There was an ironic conjunction on the eve of the flag's lowering when the Mel Gibson’s movie The Patriot, filmed in South Carolina and vaguely concocted from the exploits of General Francis Marion, held its world premier in Columbia. Once more pundits of the national media scrutinized South Carolina, though this time the publicity was overwhelmingly favorable. Conservative political columnist George Will described watching the fictionalized biography of General Marion, the “Swamp Fox,” as revisiting “mankind's finest moment.” He failed to note the great paradox that South Carolina's role in creating the new nation was more than offset by its role a few decades later in shattering it.
Since long before secession, South Carolinians have lived with a national reputation for racism, lasting over so many decades that many have become inured to it. So one of the sweetest ironies in the whole controversy was that, on May 11, the day that lawmakers took the final vote making South Carolina one of the last states in the union to take down the “Confederate” flag, the legislature also held a ground-breaking ceremony on the lawn of the State House making South Carolina the first state in the union ever to erect a monument in honor of its African-American citizens.
While removal of the flag from the dome did appear to be a promising start toward a solution, the compromise did not (and probably could not) satisfy what were in fact irreconcilable positions. Those South Carolinians to whom the flag symbolizes Southern heritage and identity and commemorates the fallen heroes of the Confederacy are unlikely to be happy with replacing it with another flag (even if it is more historically accurate) and moving it to a place of “historic” rather than “sovereign” significance. And those South Carolinians to whom the ersatz “rebel flag” symbolizes the slavery and segregation that have shamed too much of the state’s past are unlikely to be happy with replacing it with the official emblem of a nation created for the specific purpose of perpetuating slavery. It remains a contest over South Carolina's symbols, and thus over our identity, over who should be considered insiders--we--and who should be considered outsiders--they. Black Carolinians are unwilling to be defined once again as outsiders. To others, the Confederate flag may genuinely symbolize heritage, not hate. But the flag’s symbolic meaning could no longer be detached from its history as an explicitly pro-slavery and anti-civil rights emblem.
This is not to assume that conflict is now the only feasible outcome, that accommodations between “traditionalists” and “reconstructionists” are impossible. Both sides would do well to heed Congressman Clyburn’s advice that “we should all step back from the issue and take a deep breath. “Both sides,” he suggests, “should declare a moratorium and give our state and neighbors a chance to heal from this bruising battle and reconcile with each other.”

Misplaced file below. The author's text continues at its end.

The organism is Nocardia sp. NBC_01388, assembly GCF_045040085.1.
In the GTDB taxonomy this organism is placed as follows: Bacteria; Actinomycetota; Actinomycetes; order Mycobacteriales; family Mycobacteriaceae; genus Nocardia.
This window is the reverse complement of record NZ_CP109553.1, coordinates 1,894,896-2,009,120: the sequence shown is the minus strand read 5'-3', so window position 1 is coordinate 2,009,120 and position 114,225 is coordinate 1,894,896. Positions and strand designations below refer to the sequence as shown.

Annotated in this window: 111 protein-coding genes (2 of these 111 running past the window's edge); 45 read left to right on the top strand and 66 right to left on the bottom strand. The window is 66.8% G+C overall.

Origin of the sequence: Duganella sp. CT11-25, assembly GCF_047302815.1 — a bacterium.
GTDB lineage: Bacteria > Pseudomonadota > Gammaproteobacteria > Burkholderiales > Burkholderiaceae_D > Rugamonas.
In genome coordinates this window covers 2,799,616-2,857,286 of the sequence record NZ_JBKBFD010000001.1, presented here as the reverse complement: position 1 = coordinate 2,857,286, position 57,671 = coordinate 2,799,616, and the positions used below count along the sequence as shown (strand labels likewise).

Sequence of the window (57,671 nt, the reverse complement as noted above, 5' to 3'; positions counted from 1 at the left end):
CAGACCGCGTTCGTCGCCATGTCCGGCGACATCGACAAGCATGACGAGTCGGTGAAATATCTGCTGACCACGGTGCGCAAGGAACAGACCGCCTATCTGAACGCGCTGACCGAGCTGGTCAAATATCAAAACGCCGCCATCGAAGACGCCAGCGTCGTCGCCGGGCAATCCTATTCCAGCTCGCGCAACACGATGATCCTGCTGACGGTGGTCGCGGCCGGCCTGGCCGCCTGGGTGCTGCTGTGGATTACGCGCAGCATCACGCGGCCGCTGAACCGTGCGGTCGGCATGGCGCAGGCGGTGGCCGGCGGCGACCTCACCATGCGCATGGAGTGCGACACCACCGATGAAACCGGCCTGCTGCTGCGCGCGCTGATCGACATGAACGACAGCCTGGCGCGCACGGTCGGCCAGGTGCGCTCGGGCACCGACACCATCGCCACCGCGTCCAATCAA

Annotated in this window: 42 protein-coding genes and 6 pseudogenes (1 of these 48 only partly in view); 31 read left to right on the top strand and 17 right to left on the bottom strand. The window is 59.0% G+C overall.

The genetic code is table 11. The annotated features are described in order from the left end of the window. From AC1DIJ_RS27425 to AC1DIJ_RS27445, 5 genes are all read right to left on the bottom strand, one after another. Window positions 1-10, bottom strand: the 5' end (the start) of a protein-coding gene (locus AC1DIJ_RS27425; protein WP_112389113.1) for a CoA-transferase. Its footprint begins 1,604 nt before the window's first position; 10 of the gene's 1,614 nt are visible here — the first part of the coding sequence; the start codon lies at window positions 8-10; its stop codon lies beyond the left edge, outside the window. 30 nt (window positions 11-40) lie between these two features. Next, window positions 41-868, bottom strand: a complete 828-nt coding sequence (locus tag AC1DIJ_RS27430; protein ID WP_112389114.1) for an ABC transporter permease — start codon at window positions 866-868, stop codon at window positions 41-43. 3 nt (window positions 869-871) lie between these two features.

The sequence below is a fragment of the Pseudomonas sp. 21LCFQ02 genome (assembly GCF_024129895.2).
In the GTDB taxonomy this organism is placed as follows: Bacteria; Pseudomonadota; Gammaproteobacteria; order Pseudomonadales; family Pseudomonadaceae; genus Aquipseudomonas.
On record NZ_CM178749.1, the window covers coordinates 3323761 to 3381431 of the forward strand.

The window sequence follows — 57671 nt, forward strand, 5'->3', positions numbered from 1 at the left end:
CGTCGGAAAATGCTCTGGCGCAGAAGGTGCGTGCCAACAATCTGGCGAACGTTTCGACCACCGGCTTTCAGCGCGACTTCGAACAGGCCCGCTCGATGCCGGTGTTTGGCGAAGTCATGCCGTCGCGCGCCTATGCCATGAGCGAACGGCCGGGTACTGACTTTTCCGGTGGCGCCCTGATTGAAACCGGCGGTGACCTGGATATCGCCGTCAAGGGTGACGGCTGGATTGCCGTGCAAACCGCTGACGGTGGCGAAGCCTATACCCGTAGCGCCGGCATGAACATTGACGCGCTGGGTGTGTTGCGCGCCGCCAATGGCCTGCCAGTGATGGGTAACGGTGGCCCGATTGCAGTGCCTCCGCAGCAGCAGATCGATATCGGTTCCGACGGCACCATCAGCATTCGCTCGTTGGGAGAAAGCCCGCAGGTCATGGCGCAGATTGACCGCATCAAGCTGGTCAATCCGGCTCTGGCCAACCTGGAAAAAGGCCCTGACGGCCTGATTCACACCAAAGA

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For many flag supporters, to a degree difficult for outsiders to understand, the fate of the Confederate battle flag is inherently bound up with their belief in the traditional ethic of Southern honor. According to Bertram Wyatt-Brown, its leading scholar, the honor ethic is less about integrity of character than about public assertion of an ascribed status, more about being honored than being honorable. Whatever one's inner feelings, one's honor rests upon popular approval. It is “inseparable from hierarchy and entitlement.” As nineteenth-century slaveholders saw it, hierarchy required slaveholding. Their right to hold human property and dispose of it as they saw fit was thus sacred and intractable, and central to their honor. As they saw it, they must either own slaves or be slaves. Honor required that vile Yankee slanders about sinful Southerners be vindicated in blood on the battlefield. In their eyes, Appomattox symbolized the loss of all save honor.
Many contemporary flag supporters see the Confederate battle flag as the outward expression of their own claim to a Southern identity rooted in honor and baptized in the blood of Confederate martyrs. To them the fate of the Confederate flag cannot be separated from the fate of Southern honor. They see popular support of the flag as the community consensus upholding their own honor. Conversely, they see popular rejection of the as a dishonorable insult to their heritage and heroic ancestors.
This popular version of Southern history derives less from the documented studies of historians than from folk memories passed on through generations of oral tradition. But such memories signify more than a series of recollected happenings; they constitute for many the very source of identity. This is why so many Southern memories start with the Civil War, a war that ended in a disastrous defeat for the states that seceded and sought to establish an independent nation. People reveal themselves more in how they respond to defeat than in how they respond to victory. The reconstruction of identity normally requires the invention of new traditions; and after Appomattox, white Southerners turned the shame of loss into the pride of achievement by constructing an “Old South” and a “War Between the States” that never existed before their post-traumatic fantasy. The Revisionist Southern Version of the Civil War (RSV) is aptly summarized by David Blight in Race and Reunion: slavery “was good while it lasted, good once it was gone; no Southerner fought in its defense and no Northerner died to end it.”